Pog Mo Thoin! That’s my blunt message to many folk from the pro-Union community who are bitterly opposed to an Irish Language Act as they have fallen headlong into Sinn Fein’s trap.
In recent years, we’ve heard many’s a speech and read many’s a statement urging the Protestant Unionist Loyalist community to give the Irish language a ‘wide bearth’ culturally as the speaking of traditional Gaelic has been portrayed as some form of increasing ‘republicanisation’ of Northern Ireland.
In making and using the Irish language a cultural weapon, Sinn Fein has completely airbrushed the vital role which one of the island’s largest Protestant denominations has made to the development of the language - and indeed, saving it from cultural oblivion in earlier centuries.
Even at times, the exclusively Protestant Orange Order has warned Unionists against learning the Irish language - even though the institution once hosted a traditional large banner with Gaelic emblazoned on it.
In such cases, the Orange Order’s anti-Gaelic rant really does make its leadership look like a headless chicken in terms of responsible political guidance for the loyalist community.
Maybe the current memory is slipping of Grand Lodge of Ireland - the Order’s ruling body, but does it remember a Belfast lodge known as Ireland’s Heritage which existed in the 1970s?
Or perhaps Grand Lodge has forgotten the role played by one of Ireland’s largest Protestant denominations, the Presbyterians, in speaking and protecting the language when English colonists wanted it eradicated during the 18th century?
One point I will concede to Grand Lodge; Sinn Fein has used the Irish language as a political weapon against Unionists in the same way Sinn Féin has tried to hijack our island’s patron saint, Patrick.
Sinn Fein needs to remember that St Patrick brought Christianity – not militant republican socialism – to Ireland.
Unionists must stop making fools of themselves in combatting Sinn Féin’s grip on the Irish language by trying to promote a broad County Antrim accent and north Antrim dialect as the Ulster Scots language.
Ulster Scots campaigners may have succeeded in getting the European Union pre-Brexit to recognise this dialect as a minority language in Europe.
I grew up in north Antrim; I spoke the Ulster Scots accent through primary and secondary school until it vanished after a good dose of expensive elocution lessons.
As a former member of the Orange and Black orders, who donned the sashes for more than two decades, I am proud to say – as a Protestant of Unionist and Presbyterian descent – that I am learning Irish.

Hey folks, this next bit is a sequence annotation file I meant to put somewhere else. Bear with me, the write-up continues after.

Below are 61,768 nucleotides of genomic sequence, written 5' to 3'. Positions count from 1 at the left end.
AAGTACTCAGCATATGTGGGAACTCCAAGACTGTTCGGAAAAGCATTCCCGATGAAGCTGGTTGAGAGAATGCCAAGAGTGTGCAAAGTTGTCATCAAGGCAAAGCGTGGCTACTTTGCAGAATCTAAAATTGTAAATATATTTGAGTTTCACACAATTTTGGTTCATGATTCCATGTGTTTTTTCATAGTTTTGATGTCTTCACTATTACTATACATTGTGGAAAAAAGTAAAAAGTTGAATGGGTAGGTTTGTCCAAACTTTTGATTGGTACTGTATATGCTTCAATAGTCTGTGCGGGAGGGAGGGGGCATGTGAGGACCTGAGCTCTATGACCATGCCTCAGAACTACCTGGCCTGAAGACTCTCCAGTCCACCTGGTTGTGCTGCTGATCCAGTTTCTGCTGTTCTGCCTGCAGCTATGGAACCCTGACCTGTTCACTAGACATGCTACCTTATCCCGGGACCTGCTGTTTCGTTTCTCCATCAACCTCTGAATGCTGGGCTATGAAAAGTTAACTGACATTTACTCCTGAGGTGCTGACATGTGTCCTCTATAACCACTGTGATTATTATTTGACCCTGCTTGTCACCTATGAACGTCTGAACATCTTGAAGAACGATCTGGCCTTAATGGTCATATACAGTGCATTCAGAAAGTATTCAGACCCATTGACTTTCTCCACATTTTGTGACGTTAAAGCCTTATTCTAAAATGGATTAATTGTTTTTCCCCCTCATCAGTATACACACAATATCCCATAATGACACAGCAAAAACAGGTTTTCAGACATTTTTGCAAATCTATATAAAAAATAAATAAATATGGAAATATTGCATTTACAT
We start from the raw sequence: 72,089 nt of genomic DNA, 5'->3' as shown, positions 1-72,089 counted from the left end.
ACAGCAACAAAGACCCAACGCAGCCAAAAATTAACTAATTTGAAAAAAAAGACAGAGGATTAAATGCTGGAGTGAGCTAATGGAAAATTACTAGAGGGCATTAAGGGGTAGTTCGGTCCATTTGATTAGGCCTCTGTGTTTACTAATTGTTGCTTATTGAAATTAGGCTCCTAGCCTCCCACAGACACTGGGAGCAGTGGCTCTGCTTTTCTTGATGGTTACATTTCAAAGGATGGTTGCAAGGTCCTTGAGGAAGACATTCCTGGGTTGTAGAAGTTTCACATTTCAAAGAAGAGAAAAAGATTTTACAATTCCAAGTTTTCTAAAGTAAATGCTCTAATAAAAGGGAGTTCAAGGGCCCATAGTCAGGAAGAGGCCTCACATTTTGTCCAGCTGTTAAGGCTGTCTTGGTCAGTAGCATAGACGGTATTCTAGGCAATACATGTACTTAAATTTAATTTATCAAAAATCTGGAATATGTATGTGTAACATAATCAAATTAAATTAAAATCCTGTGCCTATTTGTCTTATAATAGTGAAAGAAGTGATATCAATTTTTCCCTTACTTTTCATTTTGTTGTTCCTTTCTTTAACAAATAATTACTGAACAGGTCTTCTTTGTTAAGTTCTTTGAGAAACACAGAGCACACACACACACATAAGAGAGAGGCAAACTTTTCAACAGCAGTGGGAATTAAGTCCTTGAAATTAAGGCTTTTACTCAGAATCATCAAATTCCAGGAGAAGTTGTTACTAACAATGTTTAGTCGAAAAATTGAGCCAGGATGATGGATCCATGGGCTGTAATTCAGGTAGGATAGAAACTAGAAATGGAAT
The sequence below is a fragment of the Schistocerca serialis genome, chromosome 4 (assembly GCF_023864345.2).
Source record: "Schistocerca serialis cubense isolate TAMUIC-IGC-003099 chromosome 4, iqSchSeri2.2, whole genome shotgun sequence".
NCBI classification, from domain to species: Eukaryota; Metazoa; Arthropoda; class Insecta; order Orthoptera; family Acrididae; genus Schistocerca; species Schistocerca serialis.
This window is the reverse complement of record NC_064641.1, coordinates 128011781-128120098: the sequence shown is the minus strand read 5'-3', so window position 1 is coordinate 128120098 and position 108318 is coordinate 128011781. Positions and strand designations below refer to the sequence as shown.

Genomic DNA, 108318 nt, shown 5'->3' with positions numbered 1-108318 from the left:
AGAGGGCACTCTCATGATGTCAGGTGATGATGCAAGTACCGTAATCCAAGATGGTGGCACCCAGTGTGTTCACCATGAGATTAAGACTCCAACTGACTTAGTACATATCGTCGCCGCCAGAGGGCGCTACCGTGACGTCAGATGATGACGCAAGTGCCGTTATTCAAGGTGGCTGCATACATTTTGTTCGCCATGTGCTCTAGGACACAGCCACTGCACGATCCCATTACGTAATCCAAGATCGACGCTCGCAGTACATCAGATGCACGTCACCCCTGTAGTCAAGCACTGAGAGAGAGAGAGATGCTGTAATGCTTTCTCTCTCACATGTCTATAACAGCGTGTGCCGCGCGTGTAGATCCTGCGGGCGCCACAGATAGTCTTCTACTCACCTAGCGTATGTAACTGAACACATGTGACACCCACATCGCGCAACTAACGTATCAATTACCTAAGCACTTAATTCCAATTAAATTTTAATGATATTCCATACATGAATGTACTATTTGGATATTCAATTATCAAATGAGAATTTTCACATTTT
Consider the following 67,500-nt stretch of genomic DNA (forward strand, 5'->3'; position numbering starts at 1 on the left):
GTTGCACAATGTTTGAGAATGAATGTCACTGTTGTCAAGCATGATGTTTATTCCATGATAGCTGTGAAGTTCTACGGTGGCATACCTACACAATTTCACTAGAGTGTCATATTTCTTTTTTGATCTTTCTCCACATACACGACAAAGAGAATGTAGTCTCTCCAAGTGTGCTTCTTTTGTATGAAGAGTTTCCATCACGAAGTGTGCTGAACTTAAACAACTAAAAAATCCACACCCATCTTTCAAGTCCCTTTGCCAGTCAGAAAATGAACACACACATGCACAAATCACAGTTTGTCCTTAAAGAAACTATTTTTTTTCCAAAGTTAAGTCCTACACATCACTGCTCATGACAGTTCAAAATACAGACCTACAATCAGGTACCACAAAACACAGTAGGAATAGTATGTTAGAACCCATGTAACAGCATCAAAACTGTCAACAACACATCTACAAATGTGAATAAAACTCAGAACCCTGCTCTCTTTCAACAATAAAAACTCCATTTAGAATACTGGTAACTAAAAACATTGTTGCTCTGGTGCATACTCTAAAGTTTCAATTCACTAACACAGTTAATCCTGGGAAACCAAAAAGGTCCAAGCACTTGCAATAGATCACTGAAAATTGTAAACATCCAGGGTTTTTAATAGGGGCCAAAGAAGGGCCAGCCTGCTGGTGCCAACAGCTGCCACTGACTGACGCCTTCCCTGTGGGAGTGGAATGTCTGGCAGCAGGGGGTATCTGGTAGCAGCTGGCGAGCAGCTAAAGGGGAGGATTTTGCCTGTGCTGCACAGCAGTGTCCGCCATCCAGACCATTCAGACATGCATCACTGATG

I am an unrepentant Radical Right-wing Unionist, but my love of the Irish language does not make me want to vote Sinn Féin in the slightest bit.
Republicans would speak Irish in my presence, knowing I was a Unionist, but thinking this was their way of making fun of me. They shut up when I answered them in Irish!
Imagine how republicans must laugh hysterically at Unionists who talk away in that Ulster Scots lingo. Unionists must adopt the maxim – if you can’t beat them, join them!
Sinn Féin has even out-gunned the moderate nationalist Social Democratic and Labour Party as the nationalist champion of the Irish language.
You don't hear of many republicans queuing to join Ulster Scots ‘language’ classes. The Orange Order leadership is correct when he talks about a republican agenda.
Sinn Féin has cleverly mastered the art of hood-winking Unionists into thinking that if republicans promote it, then it must be bad for Protestants.
Presbyterians were speaking Irish as their mother tongue generations before Sinn Féin emerged in 1905.
The solution is for the various elements which comprise Irish Presbyterianism - mainstream, Non-Sub-Scribing, Evangelical, Reformed, and even the church formed by the late former Stormont First Minister, the fundamentalist Free Presbyterian, to organise Irish language classes for their flocks.
Once the republican movement sees Presbyterianism - and the other two dozen and more Protestant denominations and the many independent Christian fellowships - embrace the Irish language, Sinn Fein will drop demands for such an act like a very hot potato.
If Presbyterianism adopted its cultural history and rich links with the Irish language, Sinn Fein would no longer be able to use Gaelic as a political ‘red line’ to guarantee the continuation of power-sharing devolution at Stormont.
Perhaps I will see my dream become a reality one day – a senior Orangeman give the traditional 12 July speech, known as the Twelfth, from the platform in Irish.
In the meantime, I’m off to class. Care to join me the PUL community?
Follow Dr John Coulter on Twitter @JohnAHCoulter
Listen to commentator Dr John Coulter’s programme, Call In Coulter, every Saturday morning around 10.15 am on Belfast’s Christian radio station, Sunshine 1049 FM. Listen online.